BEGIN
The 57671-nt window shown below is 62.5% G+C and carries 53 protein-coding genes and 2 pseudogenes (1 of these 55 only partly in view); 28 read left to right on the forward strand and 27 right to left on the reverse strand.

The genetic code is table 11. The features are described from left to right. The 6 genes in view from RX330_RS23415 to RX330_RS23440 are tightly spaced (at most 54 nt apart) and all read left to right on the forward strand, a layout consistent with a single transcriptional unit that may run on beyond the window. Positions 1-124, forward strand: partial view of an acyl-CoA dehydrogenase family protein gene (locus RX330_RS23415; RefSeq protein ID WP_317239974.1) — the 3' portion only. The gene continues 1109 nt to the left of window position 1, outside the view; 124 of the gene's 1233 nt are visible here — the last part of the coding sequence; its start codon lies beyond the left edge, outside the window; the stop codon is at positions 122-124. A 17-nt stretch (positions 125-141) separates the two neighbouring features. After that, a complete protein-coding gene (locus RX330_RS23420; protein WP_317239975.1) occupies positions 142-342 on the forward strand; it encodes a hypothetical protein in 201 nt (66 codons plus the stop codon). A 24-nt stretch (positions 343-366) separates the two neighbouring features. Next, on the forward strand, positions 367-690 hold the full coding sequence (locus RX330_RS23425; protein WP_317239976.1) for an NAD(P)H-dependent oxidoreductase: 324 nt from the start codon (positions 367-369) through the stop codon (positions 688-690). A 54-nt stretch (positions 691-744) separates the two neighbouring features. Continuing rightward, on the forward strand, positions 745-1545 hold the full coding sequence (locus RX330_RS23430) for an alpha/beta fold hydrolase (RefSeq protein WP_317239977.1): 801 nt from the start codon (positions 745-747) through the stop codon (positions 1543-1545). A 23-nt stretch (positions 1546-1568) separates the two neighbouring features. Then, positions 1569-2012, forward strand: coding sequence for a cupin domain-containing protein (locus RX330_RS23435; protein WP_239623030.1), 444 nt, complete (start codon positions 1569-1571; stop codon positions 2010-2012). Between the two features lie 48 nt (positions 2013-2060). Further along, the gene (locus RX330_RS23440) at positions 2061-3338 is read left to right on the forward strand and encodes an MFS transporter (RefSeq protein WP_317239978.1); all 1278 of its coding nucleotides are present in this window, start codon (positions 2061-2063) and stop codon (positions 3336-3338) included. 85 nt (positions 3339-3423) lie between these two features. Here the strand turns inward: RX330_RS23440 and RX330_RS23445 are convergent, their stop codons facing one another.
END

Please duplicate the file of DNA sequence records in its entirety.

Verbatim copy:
The 57671-nt window shown below is 62.5% G+C and carries 53 protein-coding genes and 2 pseudogenes (1 of these 55 only partly in view); 28 read left to right on the forward strand and 27 right to left on the reverse strand.

The genetic code is table 11. The features are described from left to right. The 6 genes in view from RX330_RS23415 to RX330_RS23440 are tightly spaced (at most 54 nt apart) and all read left to right on the forward strand, a layout consistent with a single transcriptional unit that may run on beyond the window. Positions 1-124, forward strand: partial view of an acyl-CoA dehydrogenase family protein gene (locus RX330_RS23415; RefSeq protein ID WP_317239974.1) — the 3' portion only. The gene continues 1109 nt to the left of window position 1, outside the view; 124 of the gene's 1233 nt are visible here — the last part of the coding sequence; its start codon lies beyond the left edge, outside the window; the stop codon is at positions 122-124. A 17-nt stretch (positions 125-141) separates the two neighbouring features. After that, a complete protein-coding gene (locus RX330_RS23420; protein WP_317239975.1) occupies positions 142-342 on the forward strand; it encodes a hypothetical protein in 201 nt (66 codons plus the stop codon). A 24-nt stretch (positions 343-366) separates the two neighbouring features. Next, on the forward strand, positions 367-690 hold the full coding sequence (locus RX330_RS23425; protein WP_317239976.1) for an NAD(P)H-dependent oxidoreductase: 324 nt from the start codon (positions 367-369) through the stop codon (positions 688-690). A 54-nt stretch (positions 691-744) separates the two neighbouring features. Continuing rightward, on the forward strand, positions 745-1545 hold the full coding sequence (locus RX330_RS23430) for an alpha/beta fold hydrolase (RefSeq protein WP_317239977.1): 801 nt from the start codon (positions 745-747) through the stop codon (positions 1543-1545). A 23-nt stretch (positions 1546-1568) separates the two neighbouring features. Then, positions 1569-2012, forward strand: coding sequence for a cupin domain-containing protein (locus RX330_RS23435; protein WP_239623030.1), 444 nt, complete (start codon positions 1569-1571; stop codon positions 2010-2012). Between the two features lie 48 nt (positions 2013-2060). Further along, the gene (locus RX330_RS23440) at positions 2061-3338 is read left to right on the forward strand and encodes an MFS transporter (RefSeq protein WP_317239978.1); all 1278 of its coding nucleotides are present in this window, start codon (positions 2061-2063) and stop codon (positions 3336-3338) included. 85 nt (positions 3339-3423) lie between these two features. Here the strand turns inward: RX330_RS23440 and RX330_RS23445 are convergent, their stop codons facing one another.